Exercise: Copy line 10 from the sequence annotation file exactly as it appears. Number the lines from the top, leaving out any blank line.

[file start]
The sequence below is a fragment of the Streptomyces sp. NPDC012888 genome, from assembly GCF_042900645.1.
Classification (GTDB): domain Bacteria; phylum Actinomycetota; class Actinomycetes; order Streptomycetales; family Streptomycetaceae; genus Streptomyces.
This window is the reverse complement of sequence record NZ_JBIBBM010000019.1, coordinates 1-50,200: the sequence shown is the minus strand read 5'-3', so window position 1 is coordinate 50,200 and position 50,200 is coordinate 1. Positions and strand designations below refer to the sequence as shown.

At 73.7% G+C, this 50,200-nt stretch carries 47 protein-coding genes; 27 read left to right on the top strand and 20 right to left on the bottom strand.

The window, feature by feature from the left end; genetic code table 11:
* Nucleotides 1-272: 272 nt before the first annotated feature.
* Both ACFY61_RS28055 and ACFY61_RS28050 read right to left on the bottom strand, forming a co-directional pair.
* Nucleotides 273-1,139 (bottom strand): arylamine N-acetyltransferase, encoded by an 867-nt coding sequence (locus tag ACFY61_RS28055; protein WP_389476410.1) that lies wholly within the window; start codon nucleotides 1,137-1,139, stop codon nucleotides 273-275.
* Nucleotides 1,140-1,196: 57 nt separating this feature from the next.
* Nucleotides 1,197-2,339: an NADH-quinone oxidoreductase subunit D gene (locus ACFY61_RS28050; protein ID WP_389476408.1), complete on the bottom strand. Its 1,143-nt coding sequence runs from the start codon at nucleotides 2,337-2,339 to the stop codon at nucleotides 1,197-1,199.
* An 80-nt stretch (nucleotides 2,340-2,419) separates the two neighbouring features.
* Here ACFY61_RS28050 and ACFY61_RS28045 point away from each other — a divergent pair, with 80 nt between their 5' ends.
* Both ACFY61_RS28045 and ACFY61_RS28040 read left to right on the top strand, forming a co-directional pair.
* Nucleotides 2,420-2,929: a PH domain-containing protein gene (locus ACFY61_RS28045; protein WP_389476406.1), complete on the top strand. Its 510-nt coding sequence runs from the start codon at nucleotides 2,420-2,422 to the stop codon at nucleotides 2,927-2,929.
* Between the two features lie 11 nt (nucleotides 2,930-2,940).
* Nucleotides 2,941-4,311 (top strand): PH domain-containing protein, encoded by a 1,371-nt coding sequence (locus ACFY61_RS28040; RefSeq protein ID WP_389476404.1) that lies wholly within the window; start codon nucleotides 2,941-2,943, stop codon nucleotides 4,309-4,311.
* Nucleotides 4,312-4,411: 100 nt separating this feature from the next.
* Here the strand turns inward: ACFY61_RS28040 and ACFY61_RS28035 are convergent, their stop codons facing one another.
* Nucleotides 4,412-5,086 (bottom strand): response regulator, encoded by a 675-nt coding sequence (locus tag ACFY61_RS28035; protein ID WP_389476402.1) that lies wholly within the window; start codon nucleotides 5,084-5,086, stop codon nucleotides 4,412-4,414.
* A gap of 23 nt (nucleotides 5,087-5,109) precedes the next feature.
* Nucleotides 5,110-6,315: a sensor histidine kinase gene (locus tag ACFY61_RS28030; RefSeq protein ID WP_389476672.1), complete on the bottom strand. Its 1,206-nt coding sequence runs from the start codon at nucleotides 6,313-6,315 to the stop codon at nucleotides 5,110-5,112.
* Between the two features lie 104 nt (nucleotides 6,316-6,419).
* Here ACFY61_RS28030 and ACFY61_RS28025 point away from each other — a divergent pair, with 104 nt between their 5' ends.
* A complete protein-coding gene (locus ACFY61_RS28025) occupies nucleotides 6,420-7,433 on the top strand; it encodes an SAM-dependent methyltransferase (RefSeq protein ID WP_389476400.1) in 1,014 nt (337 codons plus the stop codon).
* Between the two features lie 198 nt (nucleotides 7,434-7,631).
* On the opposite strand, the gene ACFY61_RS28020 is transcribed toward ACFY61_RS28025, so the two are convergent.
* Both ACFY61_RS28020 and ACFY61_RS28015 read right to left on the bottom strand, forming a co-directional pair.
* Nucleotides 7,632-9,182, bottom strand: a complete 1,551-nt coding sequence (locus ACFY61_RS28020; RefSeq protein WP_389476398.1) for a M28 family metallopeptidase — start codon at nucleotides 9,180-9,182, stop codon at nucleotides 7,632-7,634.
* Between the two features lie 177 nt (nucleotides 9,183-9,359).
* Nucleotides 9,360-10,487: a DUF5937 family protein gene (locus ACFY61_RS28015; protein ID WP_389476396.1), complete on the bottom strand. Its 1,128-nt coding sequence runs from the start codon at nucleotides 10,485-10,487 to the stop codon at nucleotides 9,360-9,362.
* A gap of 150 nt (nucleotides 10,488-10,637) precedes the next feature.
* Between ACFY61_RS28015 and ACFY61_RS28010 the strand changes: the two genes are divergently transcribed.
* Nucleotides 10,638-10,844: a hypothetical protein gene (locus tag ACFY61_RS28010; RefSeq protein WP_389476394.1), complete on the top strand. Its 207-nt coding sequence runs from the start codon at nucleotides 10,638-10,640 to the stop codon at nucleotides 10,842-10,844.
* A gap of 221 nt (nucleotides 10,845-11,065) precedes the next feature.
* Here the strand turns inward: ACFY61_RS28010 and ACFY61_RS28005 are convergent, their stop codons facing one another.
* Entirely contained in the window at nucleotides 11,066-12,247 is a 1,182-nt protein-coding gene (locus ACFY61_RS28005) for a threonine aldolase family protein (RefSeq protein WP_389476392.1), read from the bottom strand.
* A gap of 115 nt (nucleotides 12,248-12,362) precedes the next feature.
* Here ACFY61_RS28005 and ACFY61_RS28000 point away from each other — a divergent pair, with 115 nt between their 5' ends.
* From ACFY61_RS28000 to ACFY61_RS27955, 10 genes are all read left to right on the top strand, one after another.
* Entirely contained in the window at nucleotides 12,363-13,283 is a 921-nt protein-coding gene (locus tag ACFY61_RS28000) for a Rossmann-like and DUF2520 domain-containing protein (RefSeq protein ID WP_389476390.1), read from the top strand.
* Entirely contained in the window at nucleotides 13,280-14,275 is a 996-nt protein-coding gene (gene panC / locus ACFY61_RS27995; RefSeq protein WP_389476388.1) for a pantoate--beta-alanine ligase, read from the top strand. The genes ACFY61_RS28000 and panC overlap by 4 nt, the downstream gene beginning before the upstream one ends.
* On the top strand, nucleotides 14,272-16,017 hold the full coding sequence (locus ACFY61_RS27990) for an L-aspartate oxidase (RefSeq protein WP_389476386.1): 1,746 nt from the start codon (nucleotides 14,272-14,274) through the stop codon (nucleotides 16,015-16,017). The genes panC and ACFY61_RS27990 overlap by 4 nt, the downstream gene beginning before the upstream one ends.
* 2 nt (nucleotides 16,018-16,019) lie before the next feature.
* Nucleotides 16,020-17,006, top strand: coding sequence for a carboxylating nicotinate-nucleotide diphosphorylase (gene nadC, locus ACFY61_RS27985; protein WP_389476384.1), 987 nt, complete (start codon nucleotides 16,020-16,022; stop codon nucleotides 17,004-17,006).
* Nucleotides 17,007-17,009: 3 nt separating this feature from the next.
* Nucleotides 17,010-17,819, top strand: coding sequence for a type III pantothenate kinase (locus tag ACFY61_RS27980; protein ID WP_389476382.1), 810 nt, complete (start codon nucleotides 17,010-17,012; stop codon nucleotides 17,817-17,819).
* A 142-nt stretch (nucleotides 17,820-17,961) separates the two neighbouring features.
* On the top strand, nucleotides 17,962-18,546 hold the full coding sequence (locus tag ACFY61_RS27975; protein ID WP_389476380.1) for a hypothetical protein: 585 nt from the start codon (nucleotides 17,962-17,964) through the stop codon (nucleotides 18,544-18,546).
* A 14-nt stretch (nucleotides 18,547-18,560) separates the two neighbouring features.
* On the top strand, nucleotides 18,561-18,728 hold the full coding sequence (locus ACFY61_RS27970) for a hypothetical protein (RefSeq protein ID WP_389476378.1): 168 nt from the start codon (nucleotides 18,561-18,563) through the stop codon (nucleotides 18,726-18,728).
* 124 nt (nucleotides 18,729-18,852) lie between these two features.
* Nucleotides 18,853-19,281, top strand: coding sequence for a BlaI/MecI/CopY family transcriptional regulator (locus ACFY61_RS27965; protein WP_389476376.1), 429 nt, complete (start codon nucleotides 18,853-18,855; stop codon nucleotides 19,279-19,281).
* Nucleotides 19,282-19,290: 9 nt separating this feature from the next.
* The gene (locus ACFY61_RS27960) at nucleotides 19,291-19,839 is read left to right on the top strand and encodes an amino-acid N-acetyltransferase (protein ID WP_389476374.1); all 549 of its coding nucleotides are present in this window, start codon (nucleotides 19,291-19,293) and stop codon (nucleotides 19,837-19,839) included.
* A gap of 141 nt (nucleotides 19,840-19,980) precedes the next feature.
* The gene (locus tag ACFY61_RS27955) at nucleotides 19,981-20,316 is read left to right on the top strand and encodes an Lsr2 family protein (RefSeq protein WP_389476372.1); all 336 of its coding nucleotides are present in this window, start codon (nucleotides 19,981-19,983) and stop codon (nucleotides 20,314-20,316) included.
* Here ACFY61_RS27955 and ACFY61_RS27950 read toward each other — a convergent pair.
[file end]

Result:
* Nucleotides 1,197-2,339: an NADH-quinone oxidoreductase subunit D gene (locus ACFY61_RS28050; protein ID WP_389476408.1), complete on the bottom strand. Its 1,143-nt coding sequence runs from the start codon at nucleotides 2,337-2,339 to the stop codon at nucleotides 1,197-1,199.